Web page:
German automaker Mercedes Benz has knocked American luxury car manufacturer Lincoln Motor Company off the top of the American Customer Satisfaction index for automobiles for 2013. Mercedes scored a total of 88 points out of a possible 100 in the satisfaction index for luxury cars, followed by Lexus with a score of 87 points. Lincoln was not considered for the index this year because of its low market share.
Europe and Asia Dominate
Meanwhile, three Japanese brands topped the list for car customer satisfaction in the non-luxury vehicle segment. Honda, Subaru and Toyota each scored 86 points, which was about 3 points higher than the industry average. The only American company in the non-luxury segment that placed higher than the industry average was GMC with its Cadillac brand, which garnered a final score of 85 points.
Overall, European and Asian carmakers scored higher on the vehicle customer satisfaction index compared to American car manufacturers. European car manufacturers scored an average of 84.7 points, followed by Asian carmakers with a score of 84.1. In contrast, American car companies trailed somewhat, with a total average score of 82.
The American Customer Satisfaction Index (ACSI) is an independent benchmark of overall customer satisfaction with the quality of a wide range of consumer goods. The organization’s quality scores are typically based on email and phone interviews from a large sample of consumers. For the latest car quality satisfaction index, the organization surveyed a total of 4,078 consumers who had recently purchased cars.
The results for 2013 show that there is a widening gap in customer satisfaction between owners of European and Asian-made cars, and owners of vehicles manufactured in the USA. Five out of the eight domestic brands in the ACSI survey had lower customer satisfaction scores than they did in the last survey. The three domestic brands that suffered the heaviest declines in customer satisfaction over the last one year were Jeep, which slipped from 83 to 80, Chevrolet, which dropped to 79 from 84 a year ago, and Dodge, with a score of 79 compared to 81 one year ago. Among the American brands that fared reasonably well, GMC jumped up 5 points from 80 to 85 over the past year, and Ford had an industry average score of 83 percent.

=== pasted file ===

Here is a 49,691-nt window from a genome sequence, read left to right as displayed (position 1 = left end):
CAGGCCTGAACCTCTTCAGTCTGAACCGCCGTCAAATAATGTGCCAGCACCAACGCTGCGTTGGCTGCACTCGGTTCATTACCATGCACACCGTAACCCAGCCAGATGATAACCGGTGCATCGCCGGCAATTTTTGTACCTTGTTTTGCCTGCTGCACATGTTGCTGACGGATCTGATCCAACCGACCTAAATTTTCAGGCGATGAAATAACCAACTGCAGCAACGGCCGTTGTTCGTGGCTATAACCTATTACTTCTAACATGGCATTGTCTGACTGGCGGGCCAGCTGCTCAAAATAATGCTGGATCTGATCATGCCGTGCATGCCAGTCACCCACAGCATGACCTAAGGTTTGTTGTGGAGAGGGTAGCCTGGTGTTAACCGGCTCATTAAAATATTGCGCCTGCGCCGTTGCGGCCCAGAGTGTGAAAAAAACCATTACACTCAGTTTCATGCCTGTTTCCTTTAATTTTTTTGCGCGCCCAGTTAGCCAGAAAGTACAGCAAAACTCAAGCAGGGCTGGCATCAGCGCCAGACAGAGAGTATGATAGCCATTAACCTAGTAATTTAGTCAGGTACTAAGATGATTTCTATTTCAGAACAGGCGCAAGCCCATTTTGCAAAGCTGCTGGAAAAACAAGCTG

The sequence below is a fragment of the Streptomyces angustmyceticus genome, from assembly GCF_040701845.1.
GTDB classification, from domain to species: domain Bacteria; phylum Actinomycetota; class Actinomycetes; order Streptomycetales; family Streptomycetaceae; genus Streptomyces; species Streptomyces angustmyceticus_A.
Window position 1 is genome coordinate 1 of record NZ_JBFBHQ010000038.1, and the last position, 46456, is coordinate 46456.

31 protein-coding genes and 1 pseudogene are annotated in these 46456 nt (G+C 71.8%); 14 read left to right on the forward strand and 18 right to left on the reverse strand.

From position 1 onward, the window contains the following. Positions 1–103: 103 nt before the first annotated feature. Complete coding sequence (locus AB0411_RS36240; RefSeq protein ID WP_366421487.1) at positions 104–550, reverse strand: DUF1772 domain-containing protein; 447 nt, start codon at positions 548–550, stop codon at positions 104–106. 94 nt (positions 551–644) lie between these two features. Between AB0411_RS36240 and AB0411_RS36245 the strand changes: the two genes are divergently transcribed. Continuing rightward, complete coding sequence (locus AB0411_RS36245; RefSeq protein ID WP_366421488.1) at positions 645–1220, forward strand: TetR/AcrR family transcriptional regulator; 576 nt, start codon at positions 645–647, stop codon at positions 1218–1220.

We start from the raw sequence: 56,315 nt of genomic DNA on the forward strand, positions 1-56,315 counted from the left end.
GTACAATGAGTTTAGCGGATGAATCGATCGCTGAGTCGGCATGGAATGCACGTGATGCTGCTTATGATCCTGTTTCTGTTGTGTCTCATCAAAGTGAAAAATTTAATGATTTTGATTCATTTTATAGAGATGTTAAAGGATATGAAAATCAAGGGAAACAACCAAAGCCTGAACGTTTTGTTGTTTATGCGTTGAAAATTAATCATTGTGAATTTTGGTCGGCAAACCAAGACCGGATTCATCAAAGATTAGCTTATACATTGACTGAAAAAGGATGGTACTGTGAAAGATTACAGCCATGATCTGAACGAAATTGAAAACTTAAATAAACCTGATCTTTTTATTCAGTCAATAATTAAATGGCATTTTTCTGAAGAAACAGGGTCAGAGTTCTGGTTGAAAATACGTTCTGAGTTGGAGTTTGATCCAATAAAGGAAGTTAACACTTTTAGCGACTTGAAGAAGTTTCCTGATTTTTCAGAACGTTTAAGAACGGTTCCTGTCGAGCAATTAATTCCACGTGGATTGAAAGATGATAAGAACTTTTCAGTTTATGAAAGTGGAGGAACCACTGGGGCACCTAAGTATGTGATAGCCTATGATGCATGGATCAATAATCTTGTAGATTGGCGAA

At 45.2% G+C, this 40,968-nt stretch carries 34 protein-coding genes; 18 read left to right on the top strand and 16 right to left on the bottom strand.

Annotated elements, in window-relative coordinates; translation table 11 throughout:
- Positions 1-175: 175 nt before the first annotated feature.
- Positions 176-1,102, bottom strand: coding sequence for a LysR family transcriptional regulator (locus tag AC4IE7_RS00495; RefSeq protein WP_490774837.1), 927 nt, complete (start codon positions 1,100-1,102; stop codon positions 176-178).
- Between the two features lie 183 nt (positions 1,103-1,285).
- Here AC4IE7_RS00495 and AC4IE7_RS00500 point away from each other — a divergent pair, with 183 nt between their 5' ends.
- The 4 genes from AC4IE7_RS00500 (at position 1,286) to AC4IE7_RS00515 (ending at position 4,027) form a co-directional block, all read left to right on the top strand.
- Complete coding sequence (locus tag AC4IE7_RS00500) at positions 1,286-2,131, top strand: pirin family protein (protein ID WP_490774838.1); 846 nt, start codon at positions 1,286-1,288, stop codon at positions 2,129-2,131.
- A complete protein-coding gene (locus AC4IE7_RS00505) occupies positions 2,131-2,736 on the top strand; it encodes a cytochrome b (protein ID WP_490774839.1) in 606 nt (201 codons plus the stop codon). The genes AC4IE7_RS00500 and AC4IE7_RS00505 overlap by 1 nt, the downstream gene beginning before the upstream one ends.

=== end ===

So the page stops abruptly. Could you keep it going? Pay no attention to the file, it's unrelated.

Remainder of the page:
The overall decline in customer satisfaction with domestic cars is noteworthy, but is not yet a serious threat, according to industry analysts. Some of the declines probably have to do with an unexpected increase in demand for domestic light trucks and SUVs. All three of Detroit’s major auto companies are running full throttle to meet customer demand for SUVs and trucks and, therefore, many have stepped off the gas a little with regards to auto quality, analysts have noted.
Over time though, the domestic auto industry could find itself in trouble if it fails to address customer satisfaction issues. The big challenge for American carmakers is to find a way to get foreign-brand car consumers to buy American cars instead. Both, European and Asian car companies have refocused attention on quality and value over the past few years, and their vehicles are consistently perceived as being of higher quality than domestic cars. Domestic car manufactures need to note the trend and work harder on addressing customer satisfaction issues, analysts have noted.